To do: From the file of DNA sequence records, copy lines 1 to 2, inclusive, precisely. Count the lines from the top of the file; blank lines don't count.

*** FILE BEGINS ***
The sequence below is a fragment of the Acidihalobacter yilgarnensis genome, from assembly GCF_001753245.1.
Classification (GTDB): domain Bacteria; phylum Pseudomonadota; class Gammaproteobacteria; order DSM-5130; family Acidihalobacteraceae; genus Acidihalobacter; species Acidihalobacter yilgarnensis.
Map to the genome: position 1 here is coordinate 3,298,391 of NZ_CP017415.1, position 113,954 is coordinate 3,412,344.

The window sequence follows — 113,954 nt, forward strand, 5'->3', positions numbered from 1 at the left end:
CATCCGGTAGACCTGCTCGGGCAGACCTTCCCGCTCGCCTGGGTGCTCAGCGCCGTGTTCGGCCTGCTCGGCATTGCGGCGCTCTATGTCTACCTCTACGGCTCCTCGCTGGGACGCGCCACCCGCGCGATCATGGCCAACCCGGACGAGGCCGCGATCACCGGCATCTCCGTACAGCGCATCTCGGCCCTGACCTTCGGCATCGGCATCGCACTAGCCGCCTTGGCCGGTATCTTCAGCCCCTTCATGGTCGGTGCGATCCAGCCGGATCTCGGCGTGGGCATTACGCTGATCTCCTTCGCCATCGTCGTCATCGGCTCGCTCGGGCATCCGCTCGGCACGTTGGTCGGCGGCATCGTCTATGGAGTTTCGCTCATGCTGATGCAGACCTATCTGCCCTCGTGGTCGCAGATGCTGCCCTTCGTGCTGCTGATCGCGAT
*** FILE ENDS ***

The sequence below is a fragment of the Acidihalobacter yilgarnensis genome, from assembly GCF_001753245.1.
Classification (GTDB): domain Bacteria; phylum Pseudomonadota; class Gammaproteobacteria; order DSM-5130; family Acidihalobacteraceae; genus Acidihalobacter; species Acidihalobacter yilgarnensis.